Recently, I gave myself a day off when I was determined not trying to produce anything, so I picked up the book again. As I chugged past the corn part, thankfully, things got brighter. Humankind hasn’t completely destroyed the earth yet. There are alternatives to industrial corn-fed beef and fossil fuel fertilized vegetables. The sad part though, is that every choice of an omnivore in this modern age comes with a different moral cost:
– Buy foods from the grocery store? You’re supporting big corporations and destroying the land. Even if you buy “organic” products from Whole Foods, those organic products come from large-scale industrial farms that damage the earth with excessive irrigation instead of pesticides.
– Avoid meat to reduce carbon footprints and protect the environment? Your vegetable, if comes from grocery stores, take tremendous amount of petroleum to produce and transport across the country.
– Avoid meat to avoid killing animals? Chapter 17 (The Ethics of Eating Animals) goes into great lengths about this. If you eat only vegetables, you are still damaging other life forms: “the grain that the vegan eats is harvested with a combine that shreds field mice, while the farmer’s tractor wheel crushes woodchucks in their burrows and his pesticides drop songbirds from the sky; after harvest whatever animals that would eat our crops we exterminate”. If you eat seafood, think of how many shrimps or crabs you eat in one meal, why would you value the life of a shrimp less than that of a cow? If you eat dairy and eggs, read pages 317-318 for a brief description of the life of egg-laying hens and the cruelty “required to produce eggs that can be sold for 79 cents a dozen”. (It’s so cruel I could barely read it, let alone paraphrasing it here.)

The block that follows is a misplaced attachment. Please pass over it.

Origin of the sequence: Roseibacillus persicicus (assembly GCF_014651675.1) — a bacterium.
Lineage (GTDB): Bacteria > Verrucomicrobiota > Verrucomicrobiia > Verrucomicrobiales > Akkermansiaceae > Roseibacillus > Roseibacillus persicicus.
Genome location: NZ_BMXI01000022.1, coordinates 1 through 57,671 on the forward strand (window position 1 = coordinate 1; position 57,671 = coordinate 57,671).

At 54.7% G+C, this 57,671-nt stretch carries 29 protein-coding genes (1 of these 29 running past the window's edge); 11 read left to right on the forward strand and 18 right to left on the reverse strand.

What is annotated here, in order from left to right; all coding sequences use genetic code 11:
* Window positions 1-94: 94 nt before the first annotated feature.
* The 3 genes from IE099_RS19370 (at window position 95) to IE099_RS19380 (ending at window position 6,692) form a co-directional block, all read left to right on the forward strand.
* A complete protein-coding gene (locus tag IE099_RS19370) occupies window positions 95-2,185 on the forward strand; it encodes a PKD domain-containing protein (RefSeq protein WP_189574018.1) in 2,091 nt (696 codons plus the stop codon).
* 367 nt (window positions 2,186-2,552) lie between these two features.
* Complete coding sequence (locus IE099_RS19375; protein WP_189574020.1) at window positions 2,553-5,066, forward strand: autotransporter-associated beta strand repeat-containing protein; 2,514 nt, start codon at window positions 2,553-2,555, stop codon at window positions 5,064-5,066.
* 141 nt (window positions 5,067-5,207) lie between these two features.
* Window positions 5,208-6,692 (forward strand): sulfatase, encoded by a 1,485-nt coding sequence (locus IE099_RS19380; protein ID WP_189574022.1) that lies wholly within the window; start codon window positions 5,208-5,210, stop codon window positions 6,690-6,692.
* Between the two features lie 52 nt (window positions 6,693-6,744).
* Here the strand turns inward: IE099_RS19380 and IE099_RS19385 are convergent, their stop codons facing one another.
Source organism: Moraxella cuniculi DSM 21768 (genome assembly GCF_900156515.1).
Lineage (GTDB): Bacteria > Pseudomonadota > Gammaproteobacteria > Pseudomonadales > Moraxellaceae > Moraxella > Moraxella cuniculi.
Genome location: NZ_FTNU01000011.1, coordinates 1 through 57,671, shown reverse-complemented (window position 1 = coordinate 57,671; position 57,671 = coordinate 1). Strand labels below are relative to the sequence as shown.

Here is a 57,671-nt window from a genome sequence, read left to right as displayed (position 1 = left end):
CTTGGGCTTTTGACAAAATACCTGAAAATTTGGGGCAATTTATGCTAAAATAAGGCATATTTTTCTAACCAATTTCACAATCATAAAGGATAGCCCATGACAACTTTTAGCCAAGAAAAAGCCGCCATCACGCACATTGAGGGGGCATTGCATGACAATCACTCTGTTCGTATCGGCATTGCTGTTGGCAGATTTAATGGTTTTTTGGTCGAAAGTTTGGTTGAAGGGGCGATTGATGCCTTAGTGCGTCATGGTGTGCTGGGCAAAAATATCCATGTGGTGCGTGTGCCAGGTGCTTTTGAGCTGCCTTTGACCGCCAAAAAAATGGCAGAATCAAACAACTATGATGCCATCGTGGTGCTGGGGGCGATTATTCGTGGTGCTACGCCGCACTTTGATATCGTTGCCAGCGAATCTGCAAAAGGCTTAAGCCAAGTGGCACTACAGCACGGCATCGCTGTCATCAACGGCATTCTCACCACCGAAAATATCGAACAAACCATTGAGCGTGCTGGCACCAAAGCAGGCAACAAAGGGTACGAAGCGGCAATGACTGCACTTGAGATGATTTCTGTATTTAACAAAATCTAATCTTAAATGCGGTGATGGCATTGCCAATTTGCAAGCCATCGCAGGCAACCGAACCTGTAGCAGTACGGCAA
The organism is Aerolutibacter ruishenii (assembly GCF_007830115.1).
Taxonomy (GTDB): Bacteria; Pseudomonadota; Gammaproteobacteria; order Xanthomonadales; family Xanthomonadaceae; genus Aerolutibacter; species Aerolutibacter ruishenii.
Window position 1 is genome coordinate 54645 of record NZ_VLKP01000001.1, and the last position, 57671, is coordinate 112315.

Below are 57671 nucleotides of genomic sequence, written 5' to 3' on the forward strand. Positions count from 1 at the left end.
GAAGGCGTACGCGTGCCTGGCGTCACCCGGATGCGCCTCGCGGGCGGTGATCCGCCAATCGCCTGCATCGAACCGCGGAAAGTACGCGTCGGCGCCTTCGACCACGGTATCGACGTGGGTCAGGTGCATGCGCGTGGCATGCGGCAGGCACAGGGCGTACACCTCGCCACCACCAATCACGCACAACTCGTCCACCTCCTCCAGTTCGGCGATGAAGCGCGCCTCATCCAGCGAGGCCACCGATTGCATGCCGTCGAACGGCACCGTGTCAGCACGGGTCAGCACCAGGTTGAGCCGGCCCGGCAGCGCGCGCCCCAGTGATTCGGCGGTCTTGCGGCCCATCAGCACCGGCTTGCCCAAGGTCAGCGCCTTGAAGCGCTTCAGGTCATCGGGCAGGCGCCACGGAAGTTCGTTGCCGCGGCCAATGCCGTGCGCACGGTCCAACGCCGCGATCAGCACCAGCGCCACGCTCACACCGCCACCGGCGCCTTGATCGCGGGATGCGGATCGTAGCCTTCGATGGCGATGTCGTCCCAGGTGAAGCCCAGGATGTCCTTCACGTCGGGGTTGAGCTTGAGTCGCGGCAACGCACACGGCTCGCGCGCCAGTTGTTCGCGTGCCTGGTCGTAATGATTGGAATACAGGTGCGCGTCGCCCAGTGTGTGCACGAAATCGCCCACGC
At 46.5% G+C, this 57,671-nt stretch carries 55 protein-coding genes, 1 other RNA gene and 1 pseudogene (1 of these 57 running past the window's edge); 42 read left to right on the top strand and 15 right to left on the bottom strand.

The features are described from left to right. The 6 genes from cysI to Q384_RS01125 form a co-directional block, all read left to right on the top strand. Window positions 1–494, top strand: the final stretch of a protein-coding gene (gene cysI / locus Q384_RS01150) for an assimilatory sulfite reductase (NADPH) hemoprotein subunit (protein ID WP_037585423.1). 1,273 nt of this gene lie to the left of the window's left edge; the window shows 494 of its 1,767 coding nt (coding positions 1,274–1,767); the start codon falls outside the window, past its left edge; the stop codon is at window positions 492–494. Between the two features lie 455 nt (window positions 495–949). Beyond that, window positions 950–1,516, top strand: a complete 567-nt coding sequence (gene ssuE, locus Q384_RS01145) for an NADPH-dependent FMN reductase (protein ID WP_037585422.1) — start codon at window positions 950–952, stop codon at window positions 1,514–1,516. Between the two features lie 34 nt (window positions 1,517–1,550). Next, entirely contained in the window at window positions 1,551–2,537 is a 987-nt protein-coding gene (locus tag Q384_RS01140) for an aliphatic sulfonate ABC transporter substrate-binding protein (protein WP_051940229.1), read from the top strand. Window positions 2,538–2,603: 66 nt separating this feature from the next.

– Buy foods from local farmers market? This choice is the best to the environment, the plants and the animals, but it is neither practical nor available to everyone. If I walk home with a bag full of artisanal products from farmers market and not give some money to the old man handing out 1-dollar newspapers at the street corner, I feel awful. And there’s about one homeless man per street corner in downtown Berkeley. Then there’s the poor neighborhoods to the south and west parts of the city. Then I think about the people who live in “food deserts” with virtually no fresh produce to buy. To preach about the necessity of choosing a good food source seems somewhat inconsiderate, if not inhumane, to others who can’t afford to be picky.